Trimming overgrown nails can be a stressful process for both you and your dog. Introducing your dog to nail trimming early in their life and doing it often can make it easier, but this isn’t always possible.
Here are some tips to help you care for your dog’s nails and make nail trimming a simple routine for both of you.
How Often Should You Trim Your Dog’s Nails?
If you keep your dog’s nails trimmed, you won’t have to cut them as often as you would a human nail. Additionally, regular walks on pavement are a great way to keep your dog’s nails short between trimmings.
Some dogs have nails that grow faster than other dogs’ nails, and very active dogs may not need their nails trimmed as often. For most dogs, you should trim their nails once a month or every other month.
How to Identify the Quick of a Dog’s Nail?
Dog nails contain a soft cuticle known as the “quick.” The quick contains blood vessels and nerves, which means it will cause pain, bleeding, and potentially an infection if you cut it.
Dogs can have light or dark nails or a combination of the two. If you’ve ever wondered why your dog has black nails, it’s simply because of genetics. Nails are made of keratin just like hair, so the color of your dog’s nails is usually the same as the color of their fur. So if your dog is black and white, they may have both black and white nails.
It’s easy to identify the quick in dogs with lighter nails, as you will see the pink part in the center of the nail. For dogs with darker nails, start by looking at the bottom of the nail as you trim. You may see a small oval in the center of the nail bed, and the oval will be larger the closer you get to the quick until it’s nearly as wide as the nail itself. Immediately stop trimming once you get to this point.
Problems With Overgrown Nails
Overgrown nails in a dog will eventually sag, causing pain. As is the case with humans, extremely overgrown dog nails can become ingrown nails that cause pain and infection. Overgrown nails are also more likely to fracture which can be another cause of pain and infection.
- Discomfort & Mobility Issues
A dog with overgrown nails can get caught on carpets, couches, and bedding, which can cause annoyance for you and stress for your dog. The constant clicking and pressing of your dog’s nails on the floor can also cause irritation and difficulty walking.
- Tips for Trimming Your Dog’s Nails
Both puppies and dogs are usually not fans of nail trimming. The only way dogs will enjoy or tolerate nail trimming is if you make the experience a positive one, especially when they are young.
If you neglect nail trimming and only do it when your dog’s nails are already overgrown, it will become a painful and stressful experience for your dog.
Here are some tips to make trimming your dog’s nails easier:
Choose the Right Trimming Materials
Dog nails are much different than human nails, so you should never use a nail clipper for humans on your dog. A dog’s nails are thicker and have a cylindrical shape, so they require special nail clippers designed for dogs. There are guillotine clippers, scissor-like clippers for dogs with short nails, and plier-style clippers. Guillotine clippers are best for small to medium dogs, while plier-style clippers work for most dogs and are preferred by vets and groomers for their ease of use and the fact that they stay sharp for a long time. Scissor-like clippers are often used to trim the dew claw, the claw that grows higher up on your dog’s paw.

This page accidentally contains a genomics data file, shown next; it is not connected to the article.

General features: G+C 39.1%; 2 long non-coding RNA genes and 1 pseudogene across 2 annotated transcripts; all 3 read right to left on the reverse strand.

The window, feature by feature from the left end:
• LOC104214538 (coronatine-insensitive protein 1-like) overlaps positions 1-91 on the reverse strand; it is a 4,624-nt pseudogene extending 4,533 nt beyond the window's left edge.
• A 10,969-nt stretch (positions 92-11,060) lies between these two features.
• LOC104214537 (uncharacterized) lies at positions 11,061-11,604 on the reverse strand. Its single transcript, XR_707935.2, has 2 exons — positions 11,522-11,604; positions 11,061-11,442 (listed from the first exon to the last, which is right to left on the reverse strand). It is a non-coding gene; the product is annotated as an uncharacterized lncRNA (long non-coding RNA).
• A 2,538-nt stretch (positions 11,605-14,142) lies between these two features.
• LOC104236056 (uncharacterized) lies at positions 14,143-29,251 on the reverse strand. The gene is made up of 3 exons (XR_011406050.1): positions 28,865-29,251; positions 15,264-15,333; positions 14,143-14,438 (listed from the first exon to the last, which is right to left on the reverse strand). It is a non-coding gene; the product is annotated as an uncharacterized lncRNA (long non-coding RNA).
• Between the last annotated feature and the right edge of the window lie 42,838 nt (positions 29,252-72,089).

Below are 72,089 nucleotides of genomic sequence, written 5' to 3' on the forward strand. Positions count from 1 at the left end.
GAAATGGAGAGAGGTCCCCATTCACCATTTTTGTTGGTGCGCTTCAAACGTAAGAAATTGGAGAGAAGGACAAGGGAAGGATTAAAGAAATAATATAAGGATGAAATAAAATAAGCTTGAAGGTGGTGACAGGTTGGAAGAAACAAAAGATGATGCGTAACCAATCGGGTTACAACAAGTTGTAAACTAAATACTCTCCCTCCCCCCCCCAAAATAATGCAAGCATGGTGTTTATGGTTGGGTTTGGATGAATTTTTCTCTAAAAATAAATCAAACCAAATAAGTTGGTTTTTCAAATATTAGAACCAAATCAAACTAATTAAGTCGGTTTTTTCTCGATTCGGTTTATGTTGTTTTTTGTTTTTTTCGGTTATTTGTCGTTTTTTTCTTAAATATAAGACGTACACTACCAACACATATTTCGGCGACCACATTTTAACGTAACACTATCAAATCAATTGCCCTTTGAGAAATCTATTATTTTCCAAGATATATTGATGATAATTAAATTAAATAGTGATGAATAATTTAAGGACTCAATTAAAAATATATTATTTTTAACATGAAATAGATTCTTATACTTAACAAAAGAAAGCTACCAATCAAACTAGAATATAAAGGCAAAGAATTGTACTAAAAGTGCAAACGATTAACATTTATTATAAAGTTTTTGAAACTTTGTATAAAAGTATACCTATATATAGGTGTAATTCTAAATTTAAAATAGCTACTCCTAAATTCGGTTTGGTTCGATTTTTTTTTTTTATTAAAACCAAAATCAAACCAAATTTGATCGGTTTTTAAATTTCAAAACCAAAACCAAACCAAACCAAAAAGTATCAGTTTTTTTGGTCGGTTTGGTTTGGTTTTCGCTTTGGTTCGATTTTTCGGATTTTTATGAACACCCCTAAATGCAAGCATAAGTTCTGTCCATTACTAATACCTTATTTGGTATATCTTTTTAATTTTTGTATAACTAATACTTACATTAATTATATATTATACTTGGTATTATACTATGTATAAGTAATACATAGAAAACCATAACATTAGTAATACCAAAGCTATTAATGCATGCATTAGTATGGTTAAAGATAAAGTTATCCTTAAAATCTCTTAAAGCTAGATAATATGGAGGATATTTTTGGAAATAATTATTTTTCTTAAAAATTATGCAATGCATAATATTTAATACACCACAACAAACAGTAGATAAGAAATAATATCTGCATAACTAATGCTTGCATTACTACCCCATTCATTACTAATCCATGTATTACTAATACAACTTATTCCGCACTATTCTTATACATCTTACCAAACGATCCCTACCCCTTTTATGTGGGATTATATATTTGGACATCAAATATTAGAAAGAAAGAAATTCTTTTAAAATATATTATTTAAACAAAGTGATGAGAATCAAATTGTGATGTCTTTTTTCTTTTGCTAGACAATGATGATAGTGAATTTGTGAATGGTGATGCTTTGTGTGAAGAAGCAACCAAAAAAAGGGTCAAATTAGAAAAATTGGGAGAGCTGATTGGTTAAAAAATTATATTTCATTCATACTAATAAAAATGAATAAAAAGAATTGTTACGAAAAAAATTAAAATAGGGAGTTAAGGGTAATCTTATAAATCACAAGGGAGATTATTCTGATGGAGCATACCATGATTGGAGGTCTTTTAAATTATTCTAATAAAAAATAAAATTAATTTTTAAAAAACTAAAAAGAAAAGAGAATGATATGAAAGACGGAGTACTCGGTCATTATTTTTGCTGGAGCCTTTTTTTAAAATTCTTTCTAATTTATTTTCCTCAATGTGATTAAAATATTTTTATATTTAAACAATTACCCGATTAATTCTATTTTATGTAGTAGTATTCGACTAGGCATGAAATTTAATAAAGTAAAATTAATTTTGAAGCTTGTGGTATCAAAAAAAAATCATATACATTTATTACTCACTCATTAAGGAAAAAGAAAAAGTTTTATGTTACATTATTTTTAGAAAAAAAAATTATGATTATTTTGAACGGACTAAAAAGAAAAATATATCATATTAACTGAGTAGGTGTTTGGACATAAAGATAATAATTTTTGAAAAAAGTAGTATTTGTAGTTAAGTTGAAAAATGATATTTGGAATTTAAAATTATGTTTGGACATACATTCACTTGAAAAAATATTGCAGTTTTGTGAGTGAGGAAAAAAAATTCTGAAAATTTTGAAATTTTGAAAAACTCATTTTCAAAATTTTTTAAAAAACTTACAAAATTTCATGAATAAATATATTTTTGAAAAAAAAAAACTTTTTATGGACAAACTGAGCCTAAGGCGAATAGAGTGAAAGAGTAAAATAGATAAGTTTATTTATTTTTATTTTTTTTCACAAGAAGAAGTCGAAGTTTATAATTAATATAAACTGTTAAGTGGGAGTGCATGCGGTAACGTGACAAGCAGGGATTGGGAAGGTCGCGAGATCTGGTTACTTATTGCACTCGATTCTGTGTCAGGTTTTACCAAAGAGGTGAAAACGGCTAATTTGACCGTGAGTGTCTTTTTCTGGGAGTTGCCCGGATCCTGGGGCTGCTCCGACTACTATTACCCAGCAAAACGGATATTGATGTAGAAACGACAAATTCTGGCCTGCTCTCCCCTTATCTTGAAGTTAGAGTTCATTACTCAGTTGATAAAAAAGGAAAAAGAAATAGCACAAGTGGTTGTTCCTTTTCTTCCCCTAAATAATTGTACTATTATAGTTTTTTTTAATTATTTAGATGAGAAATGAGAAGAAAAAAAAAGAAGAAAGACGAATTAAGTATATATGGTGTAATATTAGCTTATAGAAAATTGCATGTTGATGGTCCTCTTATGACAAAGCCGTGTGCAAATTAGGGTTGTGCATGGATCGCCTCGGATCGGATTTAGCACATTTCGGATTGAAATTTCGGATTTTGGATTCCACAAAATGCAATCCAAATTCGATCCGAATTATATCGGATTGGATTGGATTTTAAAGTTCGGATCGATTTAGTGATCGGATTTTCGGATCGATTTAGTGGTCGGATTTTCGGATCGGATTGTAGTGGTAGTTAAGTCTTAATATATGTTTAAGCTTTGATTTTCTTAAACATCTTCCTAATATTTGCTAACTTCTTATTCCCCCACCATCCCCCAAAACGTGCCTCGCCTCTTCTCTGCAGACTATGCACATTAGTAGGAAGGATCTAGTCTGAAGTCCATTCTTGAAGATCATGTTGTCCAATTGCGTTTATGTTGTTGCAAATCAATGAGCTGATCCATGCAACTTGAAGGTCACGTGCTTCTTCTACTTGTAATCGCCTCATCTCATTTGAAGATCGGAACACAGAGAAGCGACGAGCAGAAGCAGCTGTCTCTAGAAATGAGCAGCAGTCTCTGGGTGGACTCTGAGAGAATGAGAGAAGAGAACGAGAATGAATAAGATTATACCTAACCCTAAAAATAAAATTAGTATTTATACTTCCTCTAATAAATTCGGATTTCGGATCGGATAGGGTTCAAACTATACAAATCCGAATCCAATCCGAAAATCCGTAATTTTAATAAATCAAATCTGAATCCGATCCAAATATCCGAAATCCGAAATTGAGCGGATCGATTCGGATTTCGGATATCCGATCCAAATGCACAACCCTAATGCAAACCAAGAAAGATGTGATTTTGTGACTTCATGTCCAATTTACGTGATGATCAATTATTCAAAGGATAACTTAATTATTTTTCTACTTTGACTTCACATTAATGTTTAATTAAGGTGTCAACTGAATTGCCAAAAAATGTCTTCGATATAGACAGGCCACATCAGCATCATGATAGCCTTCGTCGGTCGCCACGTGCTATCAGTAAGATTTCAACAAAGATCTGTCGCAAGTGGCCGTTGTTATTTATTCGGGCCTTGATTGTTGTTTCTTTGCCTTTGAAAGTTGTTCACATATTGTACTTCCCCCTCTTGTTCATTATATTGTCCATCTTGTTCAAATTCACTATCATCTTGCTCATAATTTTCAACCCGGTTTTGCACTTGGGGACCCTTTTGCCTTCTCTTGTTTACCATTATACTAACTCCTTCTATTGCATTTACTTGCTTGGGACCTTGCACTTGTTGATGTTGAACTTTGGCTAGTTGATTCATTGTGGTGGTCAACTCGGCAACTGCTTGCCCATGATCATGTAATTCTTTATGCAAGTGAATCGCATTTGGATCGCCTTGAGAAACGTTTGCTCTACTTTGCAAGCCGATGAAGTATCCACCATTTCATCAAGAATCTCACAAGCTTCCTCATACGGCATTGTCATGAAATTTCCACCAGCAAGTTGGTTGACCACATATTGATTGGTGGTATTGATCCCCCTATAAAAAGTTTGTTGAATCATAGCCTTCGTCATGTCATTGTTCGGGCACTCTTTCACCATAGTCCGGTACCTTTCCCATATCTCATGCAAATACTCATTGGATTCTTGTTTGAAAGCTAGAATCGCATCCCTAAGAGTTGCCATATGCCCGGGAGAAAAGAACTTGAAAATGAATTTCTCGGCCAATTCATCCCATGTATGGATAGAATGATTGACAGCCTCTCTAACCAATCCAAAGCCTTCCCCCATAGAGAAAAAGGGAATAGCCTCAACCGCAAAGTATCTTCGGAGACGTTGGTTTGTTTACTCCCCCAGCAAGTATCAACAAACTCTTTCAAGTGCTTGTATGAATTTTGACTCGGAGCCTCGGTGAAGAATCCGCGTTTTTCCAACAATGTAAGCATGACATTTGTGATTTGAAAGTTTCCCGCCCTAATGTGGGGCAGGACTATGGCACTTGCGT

Make Your Dog’s Pedicures a Habit
As soon as you bring your dog home, try to create positive experiences with having their paws touched and introduce them to nail trimming as soon as possible. A dog that is comfortable having their paws touched is more likely to be comfortable having their nails trimmed. You can also play with your dog's paws first so they associate nail trimming with play.
If your dog responds well to nail trimming, give them a treat to create a positive habit and make nail trimming easier in the future.
Tire Out Your Dog Before Nail Trimming
Play with your dog or take them for a walk to tire them out before you trim their nails. This way, they’re less likely to get agitated or restless during nail trimming.
How to Cut Your Dog’s Nails?
Step-1: Position Your Dog
Position your dog so that they won’t bite you or suddenly twist while you’re trimming their nails. If you have a large dog or a dog that doesn’t like having their nails cut, you might want someone to help you by petting or talking to your dog to calm it.
A technique that is great for large or unruly dogs is to have them lay on their side, drape your arms and upper body over them, and rest your forearm over their neck to keep them from lifting their head while you’re trimming their nails.
Step-2: Place the Clippers at a 45-degree angle
When you’re about to cut your dog’s nail, don’t cut straight up and down, as this makes you more likely to hit the quick. Position the clippers at a 45-degree angle to cut the edge first.
Step-3: Carefully Trim the Nails
Cut your dog’s nails until you see the thin pink fiber of the quick. Take special care not to cut the quick, which can cause bleeding and pain for your dog. The quick is easier to see on dogs with lighter nails. For dogs with darker nails, cut little by little until you see the quick.
If you do accidentally cut too much and see blood, apply styptic powder to the bleeding nail.
Don’t rush the process of trimming your dog’s nails. You need to be careful, and rushing can make your dog scared or upset. Also, a dog’s paws are sensitive, so don’t apply too much pressure when holding their paws to cut their nails. For every nail that you clip successfully and your dog behaves well, give them a treat to create a positive association with nail trimming.